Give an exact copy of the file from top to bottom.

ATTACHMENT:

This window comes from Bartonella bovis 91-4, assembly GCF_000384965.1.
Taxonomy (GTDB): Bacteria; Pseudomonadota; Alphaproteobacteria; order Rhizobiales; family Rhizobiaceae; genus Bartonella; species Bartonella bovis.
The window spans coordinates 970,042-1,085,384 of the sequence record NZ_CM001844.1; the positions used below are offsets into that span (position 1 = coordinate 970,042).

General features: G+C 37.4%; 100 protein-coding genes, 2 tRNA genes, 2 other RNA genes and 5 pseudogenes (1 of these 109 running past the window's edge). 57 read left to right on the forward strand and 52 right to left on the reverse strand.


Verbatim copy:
This window comes from Bartonella bovis 91-4, assembly GCF_000384965.1.
Taxonomy (GTDB): Bacteria; Pseudomonadota; Alphaproteobacteria; order Rhizobiales; family Rhizobiaceae; genus Bartonella; species Bartonella bovis.
The window spans coordinates 970,042-1,085,384 of the sequence record NZ_CM001844.1; the positions used below are offsets into that span (position 1 = coordinate 970,042).

General features: G+C 37.4%; 100 protein-coding genes, 2 tRNA genes, 2 other RNA genes and 5 pseudogenes (1 of these 109 running past the window's edge). 57 read left to right on the forward strand and 52 right to left on the reverse strand.